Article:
Note: As it is states in the following article, it is, indeed, difficult for defendants to disprove charges of rape. Once again, we see the standard of "innocent until proven guilty" tossed to the winds, and the burden of proof is essentially placed on the accused. Why, for rape allegations, have we turned our system of justice on its head?
Charges are easy to make, but very hard for the defendant to disprove.
Felony rape charges were dropped against a Novato man after text messages indicated that he and his alleged victim engaged in consensual sex.
Novato police arrested John Ryan Dillingham at his residence in the 900 block of Bel Marin Keys Boulevard on Dec. 10, charging him with sexually assaulting a 26-year-old Novato woman at Novato’s Inn Marin hotel on the night of Dec. 5 or the morning of Dec. 6.
The charges included rape by force, sodomy by force, false imprisonment and sexual battery.But the Marin County District Attorney’s Office dismissed the charges on Jan. 2 after Chief Deputy Public Defender David Brown, who represented Dillingham, introduced text messages sent before and after the alleged rape.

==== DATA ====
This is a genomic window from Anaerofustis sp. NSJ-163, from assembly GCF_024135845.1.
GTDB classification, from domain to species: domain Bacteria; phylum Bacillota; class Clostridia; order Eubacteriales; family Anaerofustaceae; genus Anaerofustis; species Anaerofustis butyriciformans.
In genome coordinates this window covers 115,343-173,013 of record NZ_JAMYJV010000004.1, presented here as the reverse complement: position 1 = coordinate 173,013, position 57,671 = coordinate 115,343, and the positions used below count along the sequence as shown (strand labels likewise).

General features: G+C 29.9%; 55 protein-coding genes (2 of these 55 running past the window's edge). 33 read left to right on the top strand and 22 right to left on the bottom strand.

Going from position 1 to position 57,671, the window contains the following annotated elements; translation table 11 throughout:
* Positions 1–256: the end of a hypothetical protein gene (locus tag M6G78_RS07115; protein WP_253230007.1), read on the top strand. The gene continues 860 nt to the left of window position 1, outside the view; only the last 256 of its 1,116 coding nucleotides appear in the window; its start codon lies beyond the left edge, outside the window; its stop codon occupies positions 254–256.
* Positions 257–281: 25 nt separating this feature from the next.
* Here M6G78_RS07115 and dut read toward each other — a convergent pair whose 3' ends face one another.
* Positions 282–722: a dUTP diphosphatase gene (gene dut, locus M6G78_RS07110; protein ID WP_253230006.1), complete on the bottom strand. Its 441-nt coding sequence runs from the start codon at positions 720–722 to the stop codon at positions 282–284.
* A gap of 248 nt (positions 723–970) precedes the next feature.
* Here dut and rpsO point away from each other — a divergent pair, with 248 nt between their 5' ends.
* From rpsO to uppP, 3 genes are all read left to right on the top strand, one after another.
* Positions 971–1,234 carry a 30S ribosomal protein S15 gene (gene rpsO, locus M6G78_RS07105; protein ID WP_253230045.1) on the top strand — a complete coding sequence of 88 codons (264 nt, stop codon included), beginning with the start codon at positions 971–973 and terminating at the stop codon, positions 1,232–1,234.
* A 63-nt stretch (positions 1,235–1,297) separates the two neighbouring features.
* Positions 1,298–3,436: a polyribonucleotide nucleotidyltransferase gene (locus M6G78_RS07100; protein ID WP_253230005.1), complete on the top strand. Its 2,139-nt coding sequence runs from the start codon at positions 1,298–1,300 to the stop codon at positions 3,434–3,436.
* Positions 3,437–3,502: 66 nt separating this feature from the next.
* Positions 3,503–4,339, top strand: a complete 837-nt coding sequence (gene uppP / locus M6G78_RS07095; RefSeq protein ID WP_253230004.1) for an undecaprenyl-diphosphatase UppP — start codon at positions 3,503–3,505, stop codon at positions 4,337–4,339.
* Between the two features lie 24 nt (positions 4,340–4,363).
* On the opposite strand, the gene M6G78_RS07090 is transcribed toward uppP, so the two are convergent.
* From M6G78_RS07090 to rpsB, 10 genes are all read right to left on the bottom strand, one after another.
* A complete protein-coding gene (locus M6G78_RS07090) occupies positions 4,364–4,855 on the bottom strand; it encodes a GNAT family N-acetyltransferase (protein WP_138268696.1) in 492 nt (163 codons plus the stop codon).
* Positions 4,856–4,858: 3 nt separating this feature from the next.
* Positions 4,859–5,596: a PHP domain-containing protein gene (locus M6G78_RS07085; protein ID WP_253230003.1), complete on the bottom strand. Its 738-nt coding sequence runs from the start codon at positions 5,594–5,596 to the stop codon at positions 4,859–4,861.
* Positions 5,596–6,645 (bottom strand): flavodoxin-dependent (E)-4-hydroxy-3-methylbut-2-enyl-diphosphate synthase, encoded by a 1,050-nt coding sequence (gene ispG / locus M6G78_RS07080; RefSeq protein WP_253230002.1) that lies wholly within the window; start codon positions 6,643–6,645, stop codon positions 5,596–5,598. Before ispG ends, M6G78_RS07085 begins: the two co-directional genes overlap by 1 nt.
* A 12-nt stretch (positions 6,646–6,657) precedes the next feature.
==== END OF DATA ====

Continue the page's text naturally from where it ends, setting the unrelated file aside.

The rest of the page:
“The content of them was, I would describe it as fatal to the question of whether ... this was nonconsensual sex,” said Kathryn Mitchell, Chief Deputy District Attorney, who was the prosecutor in the case. “We moved to dismiss the charges.”
Brown said, “There was strong evidence of consent in the case, and it was the right thing that it was dismissed.“
They knew each other from work, they went drinking, they got a room together and then these allegations (were made) close to three days later,” he said.
Dillingham, a painter, spent more than three weeks in jail; his bail was set at $150,000.
"He didn’t bail out. He didn’t have the funds to bail out,” Brown said. “It was a very traumatic experience for my client. I’m glad for him that it’s over.”
Brown added, “These kinds of charges are easy to make, but very hard for the defendant to disprove.”
Due to rape shield laws, police and prosecutors won’t release the woman’s name and initially didn’t disclose such information as whether she and Dillingham knew one another.
Asked whether the woman would be prosecuted, Mitchell said that Dillingham could ask the Novato Police Department to investigate.
“A request could be made to the NPD to do an investigation as to whether or not she made false statements,” Mitchell said.